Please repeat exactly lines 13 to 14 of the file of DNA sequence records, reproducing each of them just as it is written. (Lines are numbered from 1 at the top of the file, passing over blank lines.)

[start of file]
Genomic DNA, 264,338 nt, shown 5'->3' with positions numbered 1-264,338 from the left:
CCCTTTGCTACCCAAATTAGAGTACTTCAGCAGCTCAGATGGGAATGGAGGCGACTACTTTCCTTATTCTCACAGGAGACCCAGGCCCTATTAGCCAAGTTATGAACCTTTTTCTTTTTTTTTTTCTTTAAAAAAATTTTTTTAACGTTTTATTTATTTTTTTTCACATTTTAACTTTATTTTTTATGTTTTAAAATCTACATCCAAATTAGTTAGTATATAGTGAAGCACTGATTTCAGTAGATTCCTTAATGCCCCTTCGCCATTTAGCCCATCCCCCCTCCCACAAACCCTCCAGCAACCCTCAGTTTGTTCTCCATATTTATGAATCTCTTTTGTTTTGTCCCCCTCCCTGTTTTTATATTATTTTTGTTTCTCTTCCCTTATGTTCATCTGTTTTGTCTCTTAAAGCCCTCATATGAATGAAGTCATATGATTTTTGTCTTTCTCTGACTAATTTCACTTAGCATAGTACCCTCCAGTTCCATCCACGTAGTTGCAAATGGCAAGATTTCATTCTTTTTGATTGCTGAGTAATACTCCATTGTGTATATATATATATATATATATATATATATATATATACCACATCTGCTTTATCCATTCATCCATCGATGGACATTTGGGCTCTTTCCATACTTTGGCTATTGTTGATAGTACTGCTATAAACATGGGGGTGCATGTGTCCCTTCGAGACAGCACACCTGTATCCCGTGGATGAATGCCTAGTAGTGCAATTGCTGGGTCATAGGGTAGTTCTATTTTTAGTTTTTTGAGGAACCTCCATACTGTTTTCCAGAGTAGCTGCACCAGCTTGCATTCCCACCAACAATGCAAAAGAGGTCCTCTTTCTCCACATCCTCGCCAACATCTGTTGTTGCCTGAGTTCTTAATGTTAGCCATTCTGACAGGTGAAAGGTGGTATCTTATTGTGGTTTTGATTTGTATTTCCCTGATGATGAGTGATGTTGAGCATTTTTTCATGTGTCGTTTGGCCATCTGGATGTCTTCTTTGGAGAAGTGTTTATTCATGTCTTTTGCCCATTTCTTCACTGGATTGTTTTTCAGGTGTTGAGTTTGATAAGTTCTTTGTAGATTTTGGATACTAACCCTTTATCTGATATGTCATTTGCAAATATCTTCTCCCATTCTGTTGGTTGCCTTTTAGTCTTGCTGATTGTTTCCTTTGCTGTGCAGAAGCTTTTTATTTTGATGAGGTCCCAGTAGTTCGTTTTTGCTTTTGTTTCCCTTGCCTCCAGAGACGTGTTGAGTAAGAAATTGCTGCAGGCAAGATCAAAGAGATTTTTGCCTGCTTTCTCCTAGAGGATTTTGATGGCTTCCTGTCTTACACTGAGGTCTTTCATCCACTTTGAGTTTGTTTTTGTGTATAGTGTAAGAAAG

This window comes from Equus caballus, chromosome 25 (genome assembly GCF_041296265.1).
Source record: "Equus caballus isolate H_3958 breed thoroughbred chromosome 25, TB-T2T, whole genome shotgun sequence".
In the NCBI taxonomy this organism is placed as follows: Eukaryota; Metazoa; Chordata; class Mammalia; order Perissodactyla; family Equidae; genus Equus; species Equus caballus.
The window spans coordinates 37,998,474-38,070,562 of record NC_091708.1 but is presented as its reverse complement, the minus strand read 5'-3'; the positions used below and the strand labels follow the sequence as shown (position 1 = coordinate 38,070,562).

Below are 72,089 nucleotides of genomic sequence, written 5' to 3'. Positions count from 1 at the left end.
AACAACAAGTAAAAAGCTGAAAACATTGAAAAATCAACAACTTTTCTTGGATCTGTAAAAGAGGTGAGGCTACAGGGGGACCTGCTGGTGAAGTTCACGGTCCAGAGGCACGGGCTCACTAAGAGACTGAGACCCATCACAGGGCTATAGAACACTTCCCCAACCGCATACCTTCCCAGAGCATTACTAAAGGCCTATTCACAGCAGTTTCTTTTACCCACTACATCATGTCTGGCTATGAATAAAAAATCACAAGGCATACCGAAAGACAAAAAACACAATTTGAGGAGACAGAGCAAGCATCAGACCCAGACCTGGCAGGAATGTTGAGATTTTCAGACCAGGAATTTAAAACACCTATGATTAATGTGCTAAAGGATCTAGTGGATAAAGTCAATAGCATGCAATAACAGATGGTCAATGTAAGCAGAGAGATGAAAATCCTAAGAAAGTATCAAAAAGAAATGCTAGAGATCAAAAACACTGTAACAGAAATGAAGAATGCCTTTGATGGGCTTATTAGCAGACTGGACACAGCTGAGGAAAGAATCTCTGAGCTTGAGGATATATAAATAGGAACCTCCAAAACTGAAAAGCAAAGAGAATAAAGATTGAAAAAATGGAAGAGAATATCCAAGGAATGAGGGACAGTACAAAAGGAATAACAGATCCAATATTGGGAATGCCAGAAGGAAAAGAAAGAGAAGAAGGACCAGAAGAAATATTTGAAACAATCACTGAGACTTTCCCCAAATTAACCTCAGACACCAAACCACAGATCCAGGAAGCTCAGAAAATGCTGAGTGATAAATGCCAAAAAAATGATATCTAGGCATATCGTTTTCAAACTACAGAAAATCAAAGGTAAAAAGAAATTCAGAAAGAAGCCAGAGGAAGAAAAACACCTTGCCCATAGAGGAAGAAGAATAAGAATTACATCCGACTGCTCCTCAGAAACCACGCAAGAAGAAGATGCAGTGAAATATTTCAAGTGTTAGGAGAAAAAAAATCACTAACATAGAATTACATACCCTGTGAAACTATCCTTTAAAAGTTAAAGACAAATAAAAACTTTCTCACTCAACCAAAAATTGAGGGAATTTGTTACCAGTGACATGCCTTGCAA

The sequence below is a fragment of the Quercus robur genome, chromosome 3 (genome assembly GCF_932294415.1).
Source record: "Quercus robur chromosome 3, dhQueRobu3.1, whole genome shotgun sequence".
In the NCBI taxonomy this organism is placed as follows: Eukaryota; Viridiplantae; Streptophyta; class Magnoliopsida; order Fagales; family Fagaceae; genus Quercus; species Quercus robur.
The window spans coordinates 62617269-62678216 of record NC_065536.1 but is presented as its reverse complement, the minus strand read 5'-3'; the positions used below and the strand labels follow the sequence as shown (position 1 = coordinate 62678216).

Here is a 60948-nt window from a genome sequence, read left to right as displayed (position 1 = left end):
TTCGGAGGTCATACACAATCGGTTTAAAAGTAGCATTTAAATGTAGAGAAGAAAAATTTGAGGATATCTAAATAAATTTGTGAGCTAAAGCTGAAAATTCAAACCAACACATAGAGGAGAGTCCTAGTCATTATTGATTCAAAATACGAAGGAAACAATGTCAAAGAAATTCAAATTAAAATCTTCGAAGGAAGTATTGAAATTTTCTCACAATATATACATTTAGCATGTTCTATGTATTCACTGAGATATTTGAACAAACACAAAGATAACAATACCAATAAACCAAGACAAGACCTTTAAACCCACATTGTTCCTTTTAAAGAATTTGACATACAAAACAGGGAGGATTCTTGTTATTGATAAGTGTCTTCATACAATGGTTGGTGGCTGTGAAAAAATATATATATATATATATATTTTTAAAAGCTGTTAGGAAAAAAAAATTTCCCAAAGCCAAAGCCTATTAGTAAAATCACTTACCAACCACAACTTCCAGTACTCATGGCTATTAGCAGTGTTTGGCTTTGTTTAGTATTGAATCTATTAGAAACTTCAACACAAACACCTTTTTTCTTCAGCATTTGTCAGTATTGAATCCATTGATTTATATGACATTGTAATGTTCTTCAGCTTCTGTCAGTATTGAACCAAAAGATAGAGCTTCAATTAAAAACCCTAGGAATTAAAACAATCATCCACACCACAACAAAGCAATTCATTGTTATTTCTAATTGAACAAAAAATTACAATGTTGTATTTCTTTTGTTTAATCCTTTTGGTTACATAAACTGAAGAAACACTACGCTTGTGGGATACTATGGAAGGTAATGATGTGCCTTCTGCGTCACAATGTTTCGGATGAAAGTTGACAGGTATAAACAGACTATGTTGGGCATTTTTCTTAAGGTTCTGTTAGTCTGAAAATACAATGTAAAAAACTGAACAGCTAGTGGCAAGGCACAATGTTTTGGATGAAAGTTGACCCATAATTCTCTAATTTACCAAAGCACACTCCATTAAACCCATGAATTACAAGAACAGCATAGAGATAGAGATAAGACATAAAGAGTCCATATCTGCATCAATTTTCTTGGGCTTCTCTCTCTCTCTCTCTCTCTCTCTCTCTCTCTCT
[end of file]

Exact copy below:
Here is a 60948-nt window from a genome sequence, read left to right as displayed (position 1 = left end):
TTCGGAGGTCATACACAATCGGTTTAAAAGTAGCATTTAAATGTAGAGAAGAAAAATTTGAGGATATCTAAATAAATTTGTGAGCTAAAGCTGAAAATTCAAACCAACACATAGAGGAGAGTCCTAGTCATTATTGATTCAAAATACGAAGGAAACAATGTCAAAGAAATTCAAATTAAAATCTTCGAAGGAAGTATTGAAATTTTCTCACAATATATACATTTAGCATGTTCTATGTATTCACTGAGATATTTGAACAAACACAAAGATAACAATACCAATAAACCAAGACAAGACCTTTAAACCCACATTGTTCCTTTTAAAGAATTTGACATACAAAACAGGGAGGATTCTTGTTATTGATAAGTGTCTTCATACAATGGTTGGTGGCTGTGAAAAAATATATATATATATATATATTTTTAAAAGCTGTTAGGAAAAAAAAATTTCCCAAAGCCAAAGCCTATTAGTAAAATCACTTACCAACCACAACTTCCAGTACTCATGGCTATTAGCAGTGTTTGGCTTTGTTTAGTATTGAATCTATTAGAAACTTCAACACAAACACCTTTTTTCTTCAGCATTTGTCAGTATTGAATCCATTGATTTATATGACATTGTAATGTTCTTCAGCTTCTGTCAGTATTGAACCAAAAGATAGAGCTTCAATTAAAAACCCTAGGAATTAAAACAATCATCCACACCACAACAAAGCAATTCATTGTTATTTCTAATTGAACAAAAAATTACAATGTTGTATTTCTTTTGTTTAATCCTTTTGGTTACATAAACTGAAGAAACACTACGCTTGTGGGATACTATGGAAGGTAATGATGTGCCTTCTGCGTCACAATGTTTCGGATGAAAGTTGACAGGTATAAACAGACTATGTTGGGCATTTTTCTTAAGGTTCTGTTAGTCTGAAAATACAATGTAAAAAACTGAACAGCTAGTGGCAAGGCACAATGTTTTGGATGAAAGTTGACCCATAATTCTCTAATTTACCAAAGCACACTCCATTAAACCCATGAATTACAAGAACAGCATAGAGATAGAGATAAGACATAAAGAGTCCATATCTGCATCAATTTTCTTGGGCTTCTCTCTCTCTCTCTCTCTCTCTCTCTCTCTCTCT